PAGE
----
IRL: Rutherford, Unser have Deep Roots at Atlanta

RUTHERFORD, UNSER HAVE DEEP OPEN-WHEEL ROOTS AT ATLANTA HAMPTON, Ga., Aug. 19, 1998 -- Two of auto racing's greatest names - Johnny Rutherford and Al Unser Sr. - return in new capacities to Atlanta Motor Speedway for the first time in...

RUTHERFORD, UNSER HAVE DEEP OPEN-WHEEL ROOTS AT ATLANTA

HAMPTON, Ga., Aug. 19, 1998 -- Two of auto racing's greatest names - Johnny Rutherford and Al Unser Sr. - return in new capacities to Atlanta Motor Speedway for the first time in 15 years, remembering how yellow flags did them in. The inaugural Pep Boys Indy Racing League Atlanta 500 Classic is scheduled for Aug. 29. Three-time Indy 500 winner Rutherford will drive the Oldsmobile Alero Pace Car while four-time Indy 500 champion Unser will continue his role as driving coach and race control assistant. Both were in the prime of their careers when open-wheel cars invaded NASCAR country for a series of races at AMS between 1978 and 1983. Actually, USAC ventured down to Atlanta in the mid-1960s for a pair of races, and Rutherford won his first champ-car race in the first event there, a 250-miler, in 1965. Rutherford later won a pair of 125-milers there in 1979. Unser Sr. had a second in a 1983 200-miler, a third in a 125-miler in 1979 (to Lone Star J.R.) and a fifth in a 150-miler in 1979. While both talked about how fast and bumpy the track was at that time, Rutherford particularly remembers how a late yellow cost him a fourth victory on the track, and Unser recalls how he lost a lap and a chance at winning because of an incident during a yellow. "Rick (Mears) snookered me on a yellow," said Rutherford, winner at Indy in 1974, 1976 and 1980. "Al Unser, his car broke, and he quit and coasted to a stop in the first turn. He was out of the way, and I thought with a few laps to go they shouldn't throw the yellow. Well, I was wrong. "I had run enough high banks to know that if the yellow comes out you'd better get slowed down and under control. Rick and I were racing down the backstretch. I was leading, and he was beside me on the outside behind me. And when the yellow came out, I just immediately checked up on the throttle and he went roaring by and the observers, I guess, didn't catch it. They were watching the race rather than the caution light." Rutherford said Mears was allowed to stay in front. Mears, an eventual four-time Indy winner, went on to take the checkered flag ahead of Rutherford. Unser Sr. said he ran well in those races but had problems with handling. But the problem that bothered him most happened as he cruised around under yellow. It still sticks out in his mind today. "I was penalized a lap because I passed somebody underneath the yellow," he said. "They were down on the apron, and I was up on the racetrack. That's one of those times where they finally realized it wasn't meant to be like that. "But Atlanta was a fun place. It was a good racetrack. We didn't draw many fans then, but hopefully we will now." Unser said it is amazing how times have changed. He noted that the Pep Boys IRL is stepping into NASCAR country and beginning to draw fans. He said that people today understand that open-wheel cars put on entertaining shows. "I think things have changed through corporate sponsorship, and they have helped tremendously," said Unser, from Albuquerque, N.M. "We didn't used to have that so much. We're starting to get fans. They're finally starting to realize we do put on good shows, and it's good racing." Rutherford agrees. He says there is another generation that has grown up since those late 1970s Atlanta visits. He admits that Southern fans have been brought up on NASCAR Winston Cup racing, and it's the form of the sport they love. "But the IRL and the races we've gone to, I really was pleasantly surprised," he said. "Our first race at Charlotte there were 74,000 people there. I thought, 'Wow, in NASCAR country that means something." Rutherford thinks that the speed, passing on the banks and the night racing provide enough excitement to draw fans at the 1.5-mile tracks of Atlanta, Charlotte, N.C., and Fort Worth, Texas, and that they like what they see. "I think night racing is just perfect for the IRL," he said. Speeds at Atlanta will be well above 200 mph, according to the two racing legends. In fact, Rutherford predicted laps at 227 mph. "Maybe even faster," said Rutherford, from Fort Worth, Texas. In 1982-83, Mears won consecutive poles at 204.463 and 204.983 mph. And Mears won the 150-miler in 1979 with an average of 182.094 mph. But the cars of those days could not stand the stresses of the high banks, and the races were never longer than 200 miles. "You have to realize that back when we ran we didn't have wings and everything," Unser said. "So things have really changed in the design of the race cars dramatically. With those two things and the smoothness of the track, it should be very quick." Atlanta Motor Speedway also has changed since the last time open-wheel cars visited. The track was reconfigured last year, changing from the original 1.522-mile oval to a 1.54-mile quad-oval similar to its fast, smooth sister tracks at Charlotte and Texas. The start-finish line now graces what was the backstretch of the old oval. Two doglegs were added to the new frontstretch to form a quad-oval with ample room for wheel-to-wheel racing and passing.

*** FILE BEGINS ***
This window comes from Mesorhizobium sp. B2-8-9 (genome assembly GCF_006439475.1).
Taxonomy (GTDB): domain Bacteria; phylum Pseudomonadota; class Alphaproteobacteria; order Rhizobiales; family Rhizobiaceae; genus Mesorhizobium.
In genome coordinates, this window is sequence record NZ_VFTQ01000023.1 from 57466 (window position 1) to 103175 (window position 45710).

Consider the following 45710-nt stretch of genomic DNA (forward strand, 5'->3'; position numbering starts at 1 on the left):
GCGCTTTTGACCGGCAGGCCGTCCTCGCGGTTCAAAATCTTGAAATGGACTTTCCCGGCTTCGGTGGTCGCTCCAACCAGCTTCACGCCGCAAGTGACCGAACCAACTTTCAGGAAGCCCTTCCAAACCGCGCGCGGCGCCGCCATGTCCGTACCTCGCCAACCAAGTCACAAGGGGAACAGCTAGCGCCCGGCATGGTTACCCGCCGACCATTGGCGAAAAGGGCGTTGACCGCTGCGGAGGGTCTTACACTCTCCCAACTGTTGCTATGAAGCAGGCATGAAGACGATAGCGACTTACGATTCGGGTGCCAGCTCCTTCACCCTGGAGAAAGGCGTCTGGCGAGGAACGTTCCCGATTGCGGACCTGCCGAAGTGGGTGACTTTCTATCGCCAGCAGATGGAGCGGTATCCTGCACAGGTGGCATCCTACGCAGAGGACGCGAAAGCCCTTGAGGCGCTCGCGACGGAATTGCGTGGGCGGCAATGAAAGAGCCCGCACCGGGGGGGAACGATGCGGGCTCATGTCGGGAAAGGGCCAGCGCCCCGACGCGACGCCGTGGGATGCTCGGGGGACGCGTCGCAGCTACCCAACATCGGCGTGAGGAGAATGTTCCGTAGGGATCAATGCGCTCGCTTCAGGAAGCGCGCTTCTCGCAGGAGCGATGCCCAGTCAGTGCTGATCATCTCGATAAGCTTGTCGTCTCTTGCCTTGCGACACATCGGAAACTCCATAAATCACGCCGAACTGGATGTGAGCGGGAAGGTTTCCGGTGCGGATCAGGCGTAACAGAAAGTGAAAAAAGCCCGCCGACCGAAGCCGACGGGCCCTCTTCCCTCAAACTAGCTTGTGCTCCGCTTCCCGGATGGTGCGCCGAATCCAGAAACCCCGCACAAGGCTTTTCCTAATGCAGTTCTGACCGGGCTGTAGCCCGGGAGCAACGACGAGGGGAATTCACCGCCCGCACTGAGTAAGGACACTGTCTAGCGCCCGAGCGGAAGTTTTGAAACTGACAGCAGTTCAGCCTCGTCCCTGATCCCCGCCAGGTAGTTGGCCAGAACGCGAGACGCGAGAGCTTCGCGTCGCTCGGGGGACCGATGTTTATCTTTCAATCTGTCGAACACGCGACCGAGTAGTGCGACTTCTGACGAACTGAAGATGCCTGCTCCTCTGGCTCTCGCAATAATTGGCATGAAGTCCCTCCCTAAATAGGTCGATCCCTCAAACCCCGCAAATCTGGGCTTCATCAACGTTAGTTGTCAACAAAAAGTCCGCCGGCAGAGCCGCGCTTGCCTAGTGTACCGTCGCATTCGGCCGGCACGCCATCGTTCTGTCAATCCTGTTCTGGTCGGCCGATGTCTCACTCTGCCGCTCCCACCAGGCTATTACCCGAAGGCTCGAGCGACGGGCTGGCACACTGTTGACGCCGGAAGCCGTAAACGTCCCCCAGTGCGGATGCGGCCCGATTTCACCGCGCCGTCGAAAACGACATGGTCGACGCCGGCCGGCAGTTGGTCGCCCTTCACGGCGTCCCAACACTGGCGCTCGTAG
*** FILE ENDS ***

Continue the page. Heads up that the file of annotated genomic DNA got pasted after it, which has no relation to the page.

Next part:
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Series IndyCar
Drivers Al Unser Sr. , Johnny Rutherford , Al Unser